“Living seawalls are a win-win. Land owners benefit from superior wave energy management and dramatically reduced wave impacts while the environment benefits because bottom scrubbing is eliminated, thereby reducing turbidity in the water. Clearer water means more seagrass, which makes for healthier and more sustainable ecosystems. Additionally, living seawalls create loads of new habitat for marine life and are seabird friendly.
The very first area living seawall weathered it’s very first tropical storm with flying colors! The City of Palmetto’s recently installed living seawall on the Manatee River took the waves and storm surge of T.S. Colin in stride and the 5500 lb. modules, which are anchored to the seabed with 4 ft fiberglass rebar rods were rock steady.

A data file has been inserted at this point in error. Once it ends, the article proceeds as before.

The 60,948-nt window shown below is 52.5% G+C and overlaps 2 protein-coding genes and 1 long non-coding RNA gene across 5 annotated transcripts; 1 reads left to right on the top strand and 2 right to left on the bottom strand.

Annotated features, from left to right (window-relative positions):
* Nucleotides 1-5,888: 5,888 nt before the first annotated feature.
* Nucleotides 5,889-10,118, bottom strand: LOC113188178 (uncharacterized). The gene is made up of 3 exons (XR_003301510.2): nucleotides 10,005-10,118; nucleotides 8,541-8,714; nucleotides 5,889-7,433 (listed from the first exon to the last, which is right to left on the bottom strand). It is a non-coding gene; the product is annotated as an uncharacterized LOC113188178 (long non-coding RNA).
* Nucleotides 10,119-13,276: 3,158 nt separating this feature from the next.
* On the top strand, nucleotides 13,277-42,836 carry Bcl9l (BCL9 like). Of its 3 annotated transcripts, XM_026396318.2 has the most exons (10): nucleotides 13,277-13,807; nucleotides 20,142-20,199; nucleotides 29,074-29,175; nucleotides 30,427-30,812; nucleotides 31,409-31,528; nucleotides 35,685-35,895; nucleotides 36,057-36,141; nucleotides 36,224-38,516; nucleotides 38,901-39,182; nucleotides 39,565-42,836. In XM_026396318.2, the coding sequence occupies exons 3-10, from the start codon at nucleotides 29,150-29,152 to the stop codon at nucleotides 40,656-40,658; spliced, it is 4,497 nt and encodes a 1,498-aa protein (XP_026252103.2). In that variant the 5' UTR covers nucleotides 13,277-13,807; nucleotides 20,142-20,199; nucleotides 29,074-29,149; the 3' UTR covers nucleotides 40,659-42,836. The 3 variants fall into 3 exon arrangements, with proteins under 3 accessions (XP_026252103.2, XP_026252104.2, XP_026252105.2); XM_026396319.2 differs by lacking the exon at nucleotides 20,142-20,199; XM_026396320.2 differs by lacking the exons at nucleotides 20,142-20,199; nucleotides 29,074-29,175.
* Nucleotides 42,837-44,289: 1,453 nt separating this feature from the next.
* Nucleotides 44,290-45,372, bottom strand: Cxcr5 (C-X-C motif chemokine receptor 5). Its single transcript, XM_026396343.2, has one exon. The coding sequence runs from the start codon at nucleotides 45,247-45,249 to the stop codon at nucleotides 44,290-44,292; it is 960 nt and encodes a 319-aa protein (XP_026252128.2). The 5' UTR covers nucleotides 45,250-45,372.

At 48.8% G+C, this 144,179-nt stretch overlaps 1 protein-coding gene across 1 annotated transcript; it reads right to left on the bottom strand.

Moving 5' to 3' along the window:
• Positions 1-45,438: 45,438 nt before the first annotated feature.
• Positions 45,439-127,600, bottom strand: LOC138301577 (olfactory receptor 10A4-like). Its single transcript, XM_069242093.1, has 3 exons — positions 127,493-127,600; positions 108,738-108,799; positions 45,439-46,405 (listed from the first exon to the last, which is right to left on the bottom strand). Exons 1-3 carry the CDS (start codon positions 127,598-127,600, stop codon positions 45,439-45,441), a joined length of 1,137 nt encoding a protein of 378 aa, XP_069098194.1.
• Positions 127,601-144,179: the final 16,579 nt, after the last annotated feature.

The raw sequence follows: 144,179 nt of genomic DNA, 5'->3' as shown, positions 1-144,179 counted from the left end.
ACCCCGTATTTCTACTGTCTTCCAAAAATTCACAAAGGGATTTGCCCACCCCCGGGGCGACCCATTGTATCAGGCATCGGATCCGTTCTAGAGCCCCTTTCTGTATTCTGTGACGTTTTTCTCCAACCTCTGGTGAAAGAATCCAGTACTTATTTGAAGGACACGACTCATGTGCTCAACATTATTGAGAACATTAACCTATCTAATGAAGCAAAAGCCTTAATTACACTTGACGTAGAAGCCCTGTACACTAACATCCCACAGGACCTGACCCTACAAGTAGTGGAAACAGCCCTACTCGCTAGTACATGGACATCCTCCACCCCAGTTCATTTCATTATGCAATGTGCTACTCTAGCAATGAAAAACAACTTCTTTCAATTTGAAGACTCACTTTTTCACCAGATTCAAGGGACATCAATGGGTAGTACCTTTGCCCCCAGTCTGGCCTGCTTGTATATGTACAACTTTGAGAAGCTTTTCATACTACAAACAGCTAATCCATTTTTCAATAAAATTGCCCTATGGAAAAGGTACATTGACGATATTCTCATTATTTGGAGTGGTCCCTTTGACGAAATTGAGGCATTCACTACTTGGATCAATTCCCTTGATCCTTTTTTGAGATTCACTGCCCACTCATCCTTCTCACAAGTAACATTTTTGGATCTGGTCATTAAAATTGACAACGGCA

In other news, Sarasota Bay Watch has partnered with organizations from Tampa to Sarasota who share a common interest in developing and promoting sustainable tourism to form the Blue Community Consortium. This group, which is headed by Dr. David Randle, professor at USF’s Patel College for Global Sustainability, is working with the United Nations’ World Tourism Organization to establish an Observatory here on the Gulf Coast. It will be the first such U.N. Observatory in North America. Observatories around the world gather data on sustainable tourism and share best practices. Stay tuned!
Sarasota has been out and about in the community again. We partnered with the Venice Reef Rovers, a local dive club, to support their SCUBA-based cleanup of the Venice Pier. Gobs of junk was brought up from the bottom, including huge amounts of fishing line, lead weights and rusty fishing tackle. Well done everyone!
We also participated in World Oceans Day at Mote Marine Laboratory. Kids (and their parents) made scallop shell necklaces, learned about marine conservation issues, and helped sort and measure marine debris collected by the Venice Reef Rovers. It was a fun and educational day for everyone.”